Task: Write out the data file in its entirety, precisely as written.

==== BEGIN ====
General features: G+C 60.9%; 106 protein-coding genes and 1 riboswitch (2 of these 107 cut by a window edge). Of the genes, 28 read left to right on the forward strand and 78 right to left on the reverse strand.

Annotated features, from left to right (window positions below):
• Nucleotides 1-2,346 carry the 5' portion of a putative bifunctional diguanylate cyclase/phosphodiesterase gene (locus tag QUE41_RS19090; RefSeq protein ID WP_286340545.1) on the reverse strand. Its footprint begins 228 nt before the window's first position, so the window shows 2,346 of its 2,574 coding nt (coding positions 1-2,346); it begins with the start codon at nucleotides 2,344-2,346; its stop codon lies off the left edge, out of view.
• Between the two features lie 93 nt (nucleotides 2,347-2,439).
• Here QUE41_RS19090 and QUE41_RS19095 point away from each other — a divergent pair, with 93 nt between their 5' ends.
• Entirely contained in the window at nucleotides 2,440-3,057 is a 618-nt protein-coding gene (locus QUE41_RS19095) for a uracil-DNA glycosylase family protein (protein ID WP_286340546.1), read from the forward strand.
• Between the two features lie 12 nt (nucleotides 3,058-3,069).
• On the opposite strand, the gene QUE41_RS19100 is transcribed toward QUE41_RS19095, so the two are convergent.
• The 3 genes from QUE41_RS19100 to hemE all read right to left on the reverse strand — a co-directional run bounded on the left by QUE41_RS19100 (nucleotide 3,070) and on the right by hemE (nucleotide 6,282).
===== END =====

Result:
General features: G+C 60.9%; 106 protein-coding genes and 1 riboswitch (2 of these 107 cut by a window edge). Of the genes, 28 read left to right on the forward strand and 78 right to left on the reverse strand.

Annotated features, from left to right (window positions below):
• Nucleotides 1-2,346 carry the 5' portion of a putative bifunctional diguanylate cyclase/phosphodiesterase gene (locus tag QUE41_RS19090; RefSeq protein ID WP_286340545.1) on the reverse strand. Its footprint begins 228 nt before the window's first position, so the window shows 2,346 of its 2,574 coding nt (coding positions 1-2,346); it begins with the start codon at nucleotides 2,344-2,346; its stop codon lies off the left edge, out of view.
• Between the two features lie 93 nt (nucleotides 2,347-2,439).
• Here QUE41_RS19090 and QUE41_RS19095 point away from each other — a divergent pair, with 93 nt between their 5' ends.
• Entirely contained in the window at nucleotides 2,440-3,057 is a 618-nt protein-coding gene (locus QUE41_RS19095) for a uracil-DNA glycosylase family protein (protein ID WP_286340546.1), read from the forward strand.
• Between the two features lie 12 nt (nucleotides 3,058-3,069).
• On the opposite strand, the gene QUE41_RS19100 is transcribed toward QUE41_RS19095, so the two are convergent.
• The 3 genes from QUE41_RS19100 to hemE all read right to left on the reverse strand — a co-directional run bounded on the left by QUE41_RS19100 (nucleotide 3,070) and on the right by hemE (nucleotide 6,282).